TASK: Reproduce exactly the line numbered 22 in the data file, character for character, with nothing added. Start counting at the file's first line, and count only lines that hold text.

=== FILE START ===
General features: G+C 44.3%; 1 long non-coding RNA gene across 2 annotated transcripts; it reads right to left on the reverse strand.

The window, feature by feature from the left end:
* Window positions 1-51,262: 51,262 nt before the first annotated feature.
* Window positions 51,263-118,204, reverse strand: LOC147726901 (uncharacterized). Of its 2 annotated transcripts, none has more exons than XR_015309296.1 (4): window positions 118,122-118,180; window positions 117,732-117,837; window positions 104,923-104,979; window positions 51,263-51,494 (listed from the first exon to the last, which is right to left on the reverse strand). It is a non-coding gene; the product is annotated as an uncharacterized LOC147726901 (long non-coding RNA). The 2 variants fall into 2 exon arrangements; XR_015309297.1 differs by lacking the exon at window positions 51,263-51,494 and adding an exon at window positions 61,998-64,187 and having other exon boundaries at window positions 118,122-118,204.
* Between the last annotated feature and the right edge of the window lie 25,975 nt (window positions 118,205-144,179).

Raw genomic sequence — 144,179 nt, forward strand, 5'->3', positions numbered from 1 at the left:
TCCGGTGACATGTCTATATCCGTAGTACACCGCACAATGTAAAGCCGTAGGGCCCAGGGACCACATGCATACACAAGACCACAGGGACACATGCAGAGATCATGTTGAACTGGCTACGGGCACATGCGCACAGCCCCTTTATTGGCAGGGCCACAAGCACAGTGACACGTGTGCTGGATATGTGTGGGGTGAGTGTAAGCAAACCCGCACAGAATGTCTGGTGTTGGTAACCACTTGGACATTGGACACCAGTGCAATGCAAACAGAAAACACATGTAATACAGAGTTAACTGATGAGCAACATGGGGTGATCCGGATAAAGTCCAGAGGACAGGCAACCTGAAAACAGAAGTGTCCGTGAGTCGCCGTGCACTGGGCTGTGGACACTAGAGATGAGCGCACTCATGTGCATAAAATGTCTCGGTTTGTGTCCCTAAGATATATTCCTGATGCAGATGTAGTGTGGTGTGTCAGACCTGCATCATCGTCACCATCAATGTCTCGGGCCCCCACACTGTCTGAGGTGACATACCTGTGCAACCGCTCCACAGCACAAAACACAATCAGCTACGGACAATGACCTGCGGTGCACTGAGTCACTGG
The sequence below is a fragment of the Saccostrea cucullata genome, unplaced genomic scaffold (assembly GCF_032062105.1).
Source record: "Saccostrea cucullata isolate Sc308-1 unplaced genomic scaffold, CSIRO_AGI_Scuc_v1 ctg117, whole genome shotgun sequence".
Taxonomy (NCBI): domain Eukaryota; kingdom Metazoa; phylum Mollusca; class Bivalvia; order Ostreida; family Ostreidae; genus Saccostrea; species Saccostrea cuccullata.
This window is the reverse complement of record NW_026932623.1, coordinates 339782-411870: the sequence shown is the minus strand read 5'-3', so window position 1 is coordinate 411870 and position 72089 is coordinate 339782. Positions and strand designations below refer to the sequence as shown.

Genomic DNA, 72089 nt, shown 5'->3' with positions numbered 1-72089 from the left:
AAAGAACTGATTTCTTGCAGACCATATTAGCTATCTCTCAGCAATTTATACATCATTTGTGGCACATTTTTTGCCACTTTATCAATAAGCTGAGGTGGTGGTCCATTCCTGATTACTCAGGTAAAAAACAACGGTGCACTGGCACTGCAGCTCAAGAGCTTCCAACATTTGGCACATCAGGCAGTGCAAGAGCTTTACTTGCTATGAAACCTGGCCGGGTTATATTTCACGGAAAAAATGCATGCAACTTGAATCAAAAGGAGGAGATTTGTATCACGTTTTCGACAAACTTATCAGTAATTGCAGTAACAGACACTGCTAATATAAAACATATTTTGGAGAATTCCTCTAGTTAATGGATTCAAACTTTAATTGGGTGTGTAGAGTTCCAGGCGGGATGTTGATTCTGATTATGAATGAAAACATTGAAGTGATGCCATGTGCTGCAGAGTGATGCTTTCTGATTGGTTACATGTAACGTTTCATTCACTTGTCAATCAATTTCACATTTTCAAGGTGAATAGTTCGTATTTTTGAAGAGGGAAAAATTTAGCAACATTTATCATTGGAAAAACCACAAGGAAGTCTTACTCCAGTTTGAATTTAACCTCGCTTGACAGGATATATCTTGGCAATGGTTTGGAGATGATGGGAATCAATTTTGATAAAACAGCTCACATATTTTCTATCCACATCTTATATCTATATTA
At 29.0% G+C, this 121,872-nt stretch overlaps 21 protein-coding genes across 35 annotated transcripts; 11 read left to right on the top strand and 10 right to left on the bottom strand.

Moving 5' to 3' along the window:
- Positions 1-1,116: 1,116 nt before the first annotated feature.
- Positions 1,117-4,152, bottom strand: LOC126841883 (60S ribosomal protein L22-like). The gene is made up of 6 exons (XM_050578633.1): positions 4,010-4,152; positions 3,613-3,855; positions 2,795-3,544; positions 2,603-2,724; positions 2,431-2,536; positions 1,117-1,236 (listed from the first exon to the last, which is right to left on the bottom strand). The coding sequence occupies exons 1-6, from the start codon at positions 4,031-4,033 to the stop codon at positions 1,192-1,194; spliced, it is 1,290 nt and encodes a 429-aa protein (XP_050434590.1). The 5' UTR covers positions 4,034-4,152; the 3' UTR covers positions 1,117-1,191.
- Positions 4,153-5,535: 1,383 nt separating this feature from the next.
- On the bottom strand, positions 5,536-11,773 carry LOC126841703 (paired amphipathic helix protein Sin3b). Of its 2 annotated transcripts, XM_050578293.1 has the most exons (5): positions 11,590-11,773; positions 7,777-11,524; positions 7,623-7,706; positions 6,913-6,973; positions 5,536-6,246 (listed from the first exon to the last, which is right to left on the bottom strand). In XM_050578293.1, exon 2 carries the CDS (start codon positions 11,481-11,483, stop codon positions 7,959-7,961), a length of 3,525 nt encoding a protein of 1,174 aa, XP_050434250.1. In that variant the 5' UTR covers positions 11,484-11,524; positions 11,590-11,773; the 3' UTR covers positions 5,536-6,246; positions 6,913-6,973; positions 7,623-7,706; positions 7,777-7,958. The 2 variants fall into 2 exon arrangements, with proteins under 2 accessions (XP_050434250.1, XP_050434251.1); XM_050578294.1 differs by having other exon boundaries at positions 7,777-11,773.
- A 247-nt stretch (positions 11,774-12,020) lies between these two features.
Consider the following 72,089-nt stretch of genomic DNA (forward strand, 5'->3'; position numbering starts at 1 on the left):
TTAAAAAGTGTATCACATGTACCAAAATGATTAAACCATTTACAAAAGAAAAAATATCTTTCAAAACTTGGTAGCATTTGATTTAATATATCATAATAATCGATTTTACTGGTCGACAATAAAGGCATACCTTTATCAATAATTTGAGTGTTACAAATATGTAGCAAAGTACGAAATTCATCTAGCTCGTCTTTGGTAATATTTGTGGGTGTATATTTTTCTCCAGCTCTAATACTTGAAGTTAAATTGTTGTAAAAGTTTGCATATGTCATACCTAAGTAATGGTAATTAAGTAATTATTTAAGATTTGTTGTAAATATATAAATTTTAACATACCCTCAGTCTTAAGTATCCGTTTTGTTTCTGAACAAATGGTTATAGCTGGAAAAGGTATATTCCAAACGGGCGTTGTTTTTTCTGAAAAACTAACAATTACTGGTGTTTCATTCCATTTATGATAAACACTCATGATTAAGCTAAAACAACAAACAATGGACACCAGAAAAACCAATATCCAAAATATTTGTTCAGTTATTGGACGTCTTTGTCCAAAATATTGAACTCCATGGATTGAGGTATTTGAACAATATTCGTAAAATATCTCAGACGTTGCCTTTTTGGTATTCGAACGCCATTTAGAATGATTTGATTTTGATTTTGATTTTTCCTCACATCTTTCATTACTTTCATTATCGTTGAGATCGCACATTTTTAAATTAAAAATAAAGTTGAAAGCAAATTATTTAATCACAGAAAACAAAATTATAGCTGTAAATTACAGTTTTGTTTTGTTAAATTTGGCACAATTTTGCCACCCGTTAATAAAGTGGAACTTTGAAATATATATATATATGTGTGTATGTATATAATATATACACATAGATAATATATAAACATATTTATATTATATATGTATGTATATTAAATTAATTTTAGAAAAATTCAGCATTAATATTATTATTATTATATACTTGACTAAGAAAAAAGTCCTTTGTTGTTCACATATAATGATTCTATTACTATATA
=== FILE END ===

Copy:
TTAAAAAGTGTATCACATGTACCAAAATGATTAAACCATTTACAAAAGAAAAAATATCTTTCAAAACTTGGTAGCATTTGATTTAATATATCATAATAATCGATTTTACTGGTCGACAATAAAGGCATACCTTTATCAATAATTTGAGTGTTACAAATATGTAGCAAAGTACGAAATTCATCTAGCTCGTCTTTGGTAATATTTGTGGGTGTATATTTTTCTCCAGCTCTAATACTTGAAGTTAAATTGTTGTAAAAGTTTGCATATGTCATACCTAAGTAATGGTAATTAAGTAATTATTTAAGATTTGTTGTAAATATATAAATTTTAACATACCCTCAGTCTTAAGTATCCGTTTTGTTTCTGAACAAATGGTTATAGCTGGAAAAGGTATATTCCAAACGGGCGTTGTTTTTTCTGAAAAACTAACAATTACTGGTGTTTCATTCCATTTATGATAAACACTCATGATTAAGCTAAAACAACAAACAATGGACACCAGAAAAACCAATATCCAAAATATTTGTTCAGTTATTGGACGTCTTTGTCCAAAATATTGAACTCCATGGATTGAGGTATTTGAACAATATTCGTAAAATATCTCAGACGTTGCCTTTTTGGTATTCGAACGCCATTTAGAATGATTTGATTTTGATTTTGATTTTTCCTCACATCTTTCATTACTTTCATTATCGTTGAGATCGCACATTTTTAAATTAAAAATAAAGTTGAAAGCAAATTATTTAATCACAGAAAACAAAATTATAGCTGTAAATTACAGTTTTGTTTTGTTAAATTTGGCACAATTTTGCCACCCGTTAATAAAGTGGAACTTTGAAATATATATATATATGTGTGTATGTATATAATATATACACATAGATAATATATAAACATATTTATATTATATATGTATGTATATTAAATTAATTTTAGAAAAATTCAGCATTAATATTATTATTATTATATACTTGACTAAGAAAAAAGTCCTTTGTTGTTCACATATAATGATTCTATTACTATATA